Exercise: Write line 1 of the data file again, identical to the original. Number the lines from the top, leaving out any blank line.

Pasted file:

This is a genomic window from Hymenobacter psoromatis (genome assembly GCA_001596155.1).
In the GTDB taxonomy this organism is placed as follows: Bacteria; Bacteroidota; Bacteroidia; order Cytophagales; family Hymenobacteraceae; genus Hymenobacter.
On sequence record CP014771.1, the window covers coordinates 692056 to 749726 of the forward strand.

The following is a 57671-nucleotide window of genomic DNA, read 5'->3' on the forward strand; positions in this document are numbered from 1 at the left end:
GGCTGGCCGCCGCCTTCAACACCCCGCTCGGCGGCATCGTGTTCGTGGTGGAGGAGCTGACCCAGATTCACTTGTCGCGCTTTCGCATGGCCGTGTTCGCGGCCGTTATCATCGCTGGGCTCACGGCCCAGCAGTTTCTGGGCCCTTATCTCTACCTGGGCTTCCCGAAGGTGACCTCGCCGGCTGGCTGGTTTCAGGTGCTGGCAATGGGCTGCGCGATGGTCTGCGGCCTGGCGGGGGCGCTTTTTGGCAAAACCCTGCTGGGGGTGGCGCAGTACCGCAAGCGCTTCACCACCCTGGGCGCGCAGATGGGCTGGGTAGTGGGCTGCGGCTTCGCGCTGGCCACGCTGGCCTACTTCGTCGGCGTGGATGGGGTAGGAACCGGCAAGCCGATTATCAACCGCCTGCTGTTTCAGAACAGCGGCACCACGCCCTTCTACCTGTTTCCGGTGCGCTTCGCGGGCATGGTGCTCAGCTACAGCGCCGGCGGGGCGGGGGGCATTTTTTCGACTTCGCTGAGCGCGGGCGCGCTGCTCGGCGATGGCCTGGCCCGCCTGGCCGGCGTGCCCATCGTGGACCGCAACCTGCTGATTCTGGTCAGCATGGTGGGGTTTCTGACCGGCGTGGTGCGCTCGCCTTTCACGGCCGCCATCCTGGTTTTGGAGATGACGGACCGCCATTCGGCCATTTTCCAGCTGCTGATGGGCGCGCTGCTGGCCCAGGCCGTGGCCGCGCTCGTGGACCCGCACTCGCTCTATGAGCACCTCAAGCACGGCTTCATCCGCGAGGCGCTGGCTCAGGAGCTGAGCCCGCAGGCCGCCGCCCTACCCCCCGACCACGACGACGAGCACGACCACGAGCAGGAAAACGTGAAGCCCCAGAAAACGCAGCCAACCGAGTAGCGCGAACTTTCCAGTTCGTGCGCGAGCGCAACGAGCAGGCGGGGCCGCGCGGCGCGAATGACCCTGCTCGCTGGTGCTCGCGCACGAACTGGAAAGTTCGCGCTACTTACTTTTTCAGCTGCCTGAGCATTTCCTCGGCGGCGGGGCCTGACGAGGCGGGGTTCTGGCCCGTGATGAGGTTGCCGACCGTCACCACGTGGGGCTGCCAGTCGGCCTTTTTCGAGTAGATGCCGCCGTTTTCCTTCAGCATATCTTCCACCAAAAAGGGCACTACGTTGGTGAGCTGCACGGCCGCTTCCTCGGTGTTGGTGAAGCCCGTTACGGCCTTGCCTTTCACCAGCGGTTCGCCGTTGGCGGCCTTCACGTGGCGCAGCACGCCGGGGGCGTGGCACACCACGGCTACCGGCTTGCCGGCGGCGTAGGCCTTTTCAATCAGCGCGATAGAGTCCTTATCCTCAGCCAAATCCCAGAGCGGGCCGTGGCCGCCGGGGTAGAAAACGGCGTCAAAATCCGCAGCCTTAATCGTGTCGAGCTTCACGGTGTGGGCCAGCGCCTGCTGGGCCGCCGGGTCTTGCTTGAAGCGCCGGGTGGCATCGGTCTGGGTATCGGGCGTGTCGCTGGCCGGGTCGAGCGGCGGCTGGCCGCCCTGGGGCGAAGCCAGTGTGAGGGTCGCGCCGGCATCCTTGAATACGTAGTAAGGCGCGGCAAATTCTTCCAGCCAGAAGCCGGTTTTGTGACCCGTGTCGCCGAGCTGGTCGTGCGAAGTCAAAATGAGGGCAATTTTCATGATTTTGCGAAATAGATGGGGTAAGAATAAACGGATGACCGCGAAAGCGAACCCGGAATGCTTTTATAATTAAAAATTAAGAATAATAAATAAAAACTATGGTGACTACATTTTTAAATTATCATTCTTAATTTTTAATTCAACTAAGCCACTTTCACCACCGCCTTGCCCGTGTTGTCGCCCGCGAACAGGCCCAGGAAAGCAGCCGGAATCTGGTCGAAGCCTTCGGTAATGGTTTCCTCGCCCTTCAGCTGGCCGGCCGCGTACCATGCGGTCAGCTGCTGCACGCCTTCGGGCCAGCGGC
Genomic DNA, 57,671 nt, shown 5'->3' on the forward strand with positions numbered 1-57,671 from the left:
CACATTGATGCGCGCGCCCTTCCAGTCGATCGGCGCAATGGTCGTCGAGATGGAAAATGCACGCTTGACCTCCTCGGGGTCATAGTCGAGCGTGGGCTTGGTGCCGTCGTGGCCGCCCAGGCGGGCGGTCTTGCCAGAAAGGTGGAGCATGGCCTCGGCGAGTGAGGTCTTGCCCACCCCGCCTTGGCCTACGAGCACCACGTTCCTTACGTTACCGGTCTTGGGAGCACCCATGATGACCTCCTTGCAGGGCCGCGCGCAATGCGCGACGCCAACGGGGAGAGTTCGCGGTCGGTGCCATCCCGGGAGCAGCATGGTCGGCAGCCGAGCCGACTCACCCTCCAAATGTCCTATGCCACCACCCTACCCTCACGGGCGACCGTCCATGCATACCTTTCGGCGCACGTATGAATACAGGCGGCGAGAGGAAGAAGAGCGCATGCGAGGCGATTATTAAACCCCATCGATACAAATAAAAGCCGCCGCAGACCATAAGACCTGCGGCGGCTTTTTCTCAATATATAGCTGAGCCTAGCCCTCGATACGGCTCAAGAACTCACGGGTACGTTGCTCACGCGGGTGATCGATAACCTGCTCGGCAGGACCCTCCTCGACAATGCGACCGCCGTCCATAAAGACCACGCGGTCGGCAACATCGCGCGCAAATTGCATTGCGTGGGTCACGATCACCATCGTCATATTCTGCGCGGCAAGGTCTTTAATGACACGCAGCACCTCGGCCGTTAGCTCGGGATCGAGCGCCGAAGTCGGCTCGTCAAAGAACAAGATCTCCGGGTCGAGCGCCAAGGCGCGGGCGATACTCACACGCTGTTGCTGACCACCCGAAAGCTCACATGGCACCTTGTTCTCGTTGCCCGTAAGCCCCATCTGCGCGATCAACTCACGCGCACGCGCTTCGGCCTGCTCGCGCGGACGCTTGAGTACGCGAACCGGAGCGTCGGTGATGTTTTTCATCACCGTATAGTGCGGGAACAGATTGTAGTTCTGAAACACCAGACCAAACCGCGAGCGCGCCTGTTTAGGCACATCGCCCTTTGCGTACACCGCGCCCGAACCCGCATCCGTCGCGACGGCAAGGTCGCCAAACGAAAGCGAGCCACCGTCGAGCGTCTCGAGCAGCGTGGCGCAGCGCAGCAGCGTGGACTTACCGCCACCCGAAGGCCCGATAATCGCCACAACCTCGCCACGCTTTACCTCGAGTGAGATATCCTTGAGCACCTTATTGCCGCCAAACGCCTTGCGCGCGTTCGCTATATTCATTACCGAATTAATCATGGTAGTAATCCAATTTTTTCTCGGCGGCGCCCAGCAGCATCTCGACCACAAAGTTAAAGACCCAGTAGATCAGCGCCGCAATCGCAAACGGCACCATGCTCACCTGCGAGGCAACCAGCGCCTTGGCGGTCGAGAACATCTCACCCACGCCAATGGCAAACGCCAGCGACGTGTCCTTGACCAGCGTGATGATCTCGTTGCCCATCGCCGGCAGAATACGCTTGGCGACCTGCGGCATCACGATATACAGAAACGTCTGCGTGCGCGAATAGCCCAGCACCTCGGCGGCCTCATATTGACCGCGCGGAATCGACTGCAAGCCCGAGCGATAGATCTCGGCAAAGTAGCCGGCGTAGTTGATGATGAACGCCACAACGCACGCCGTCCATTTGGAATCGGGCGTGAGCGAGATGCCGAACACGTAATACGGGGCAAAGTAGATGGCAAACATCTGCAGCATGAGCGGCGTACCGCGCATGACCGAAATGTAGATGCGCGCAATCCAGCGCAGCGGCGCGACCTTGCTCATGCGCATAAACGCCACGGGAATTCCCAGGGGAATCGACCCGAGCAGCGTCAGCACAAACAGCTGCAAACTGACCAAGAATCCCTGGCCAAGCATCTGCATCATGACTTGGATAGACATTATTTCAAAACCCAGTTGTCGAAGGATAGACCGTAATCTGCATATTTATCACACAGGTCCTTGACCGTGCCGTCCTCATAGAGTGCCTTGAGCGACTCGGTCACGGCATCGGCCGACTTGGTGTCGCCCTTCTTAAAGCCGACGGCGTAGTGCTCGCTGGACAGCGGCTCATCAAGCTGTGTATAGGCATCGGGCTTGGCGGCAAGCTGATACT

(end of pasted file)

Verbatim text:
This is a genomic window from Hymenobacter psoromatis (genome assembly GCA_001596155.1).